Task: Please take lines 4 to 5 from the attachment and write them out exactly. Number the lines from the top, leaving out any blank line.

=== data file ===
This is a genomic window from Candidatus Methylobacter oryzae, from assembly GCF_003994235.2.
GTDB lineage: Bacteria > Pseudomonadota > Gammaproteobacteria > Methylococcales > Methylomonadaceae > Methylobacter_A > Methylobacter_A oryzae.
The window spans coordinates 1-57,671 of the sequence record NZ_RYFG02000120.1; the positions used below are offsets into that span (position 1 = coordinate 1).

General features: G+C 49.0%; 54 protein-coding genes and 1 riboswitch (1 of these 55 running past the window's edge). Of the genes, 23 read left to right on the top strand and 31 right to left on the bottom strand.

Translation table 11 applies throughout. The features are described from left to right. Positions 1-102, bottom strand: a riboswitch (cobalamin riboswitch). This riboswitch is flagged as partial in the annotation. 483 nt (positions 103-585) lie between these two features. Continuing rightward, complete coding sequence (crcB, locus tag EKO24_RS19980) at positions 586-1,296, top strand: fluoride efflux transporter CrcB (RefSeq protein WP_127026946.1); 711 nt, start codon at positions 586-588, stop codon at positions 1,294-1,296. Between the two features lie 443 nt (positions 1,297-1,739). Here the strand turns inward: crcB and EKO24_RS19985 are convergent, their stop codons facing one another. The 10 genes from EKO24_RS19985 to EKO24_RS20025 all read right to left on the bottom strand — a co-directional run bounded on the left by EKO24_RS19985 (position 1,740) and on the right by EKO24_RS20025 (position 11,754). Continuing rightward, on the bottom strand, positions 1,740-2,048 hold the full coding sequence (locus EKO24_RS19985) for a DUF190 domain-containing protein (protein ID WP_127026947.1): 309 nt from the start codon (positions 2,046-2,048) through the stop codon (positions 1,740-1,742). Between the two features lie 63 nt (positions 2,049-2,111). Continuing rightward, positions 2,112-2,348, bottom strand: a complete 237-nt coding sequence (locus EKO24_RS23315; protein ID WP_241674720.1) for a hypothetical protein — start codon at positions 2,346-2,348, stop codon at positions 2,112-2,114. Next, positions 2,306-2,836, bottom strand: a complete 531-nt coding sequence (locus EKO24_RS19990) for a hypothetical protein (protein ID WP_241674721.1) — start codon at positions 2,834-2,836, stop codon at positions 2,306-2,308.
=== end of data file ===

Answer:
General features: G+C 49.0%; 54 protein-coding genes and 1 riboswitch (1 of these 55 running past the window's edge). Of the genes, 23 read left to right on the top strand and 31 right to left on the bottom strand.

Translation table 11 applies throughout. The features are described from left to right. Positions 1-102, bottom strand: a riboswitch (cobalamin riboswitch). This riboswitch is flagged as partial in the annotation. 483 nt (positions 103-585) lie between these two features. Continuing rightward, complete coding sequence (crcB, locus tag EKO24_RS19980) at positions 586-1,296, top strand: fluoride efflux transporter CrcB (RefSeq protein WP_127026946.1); 711 nt, start codon at positions 586-588, stop codon at positions 1,294-1,296. Between the two features lie 443 nt (positions 1,297-1,739). Here the strand turns inward: crcB and EKO24_RS19985 are convergent, their stop codons facing one another. The 10 genes from EKO24_RS19985 to EKO24_RS20025 all read right to left on the bottom strand — a co-directional run bounded on the left by EKO24_RS19985 (position 1,740) and on the right by EKO24_RS20025 (position 11,754). Continuing rightward, on the bottom strand, positions 1,740-2,048 hold the full coding sequence (locus EKO24_RS19985) for a DUF190 domain-containing protein (protein ID WP_127026947.1): 309 nt from the start codon (positions 2,046-2,048) through the stop codon (positions 1,740-1,742). Between the two features lie 63 nt (positions 2,049-2,111). Continuing rightward, positions 2,112-2,348, bottom strand: a complete 237-nt coding sequence (locus EKO24_RS23315; protein ID WP_241674720.1) for a hypothetical protein — start codon at positions 2,346-2,348, stop codon at positions 2,112-2,114. Next, positions 2,306-2,836, bottom strand: a complete 531-nt coding sequence (locus EKO24_RS19990) for a hypothetical protein (protein ID WP_241674721.1) — start codon at positions 2,834-2,836, stop codon at positions 2,306-2,308.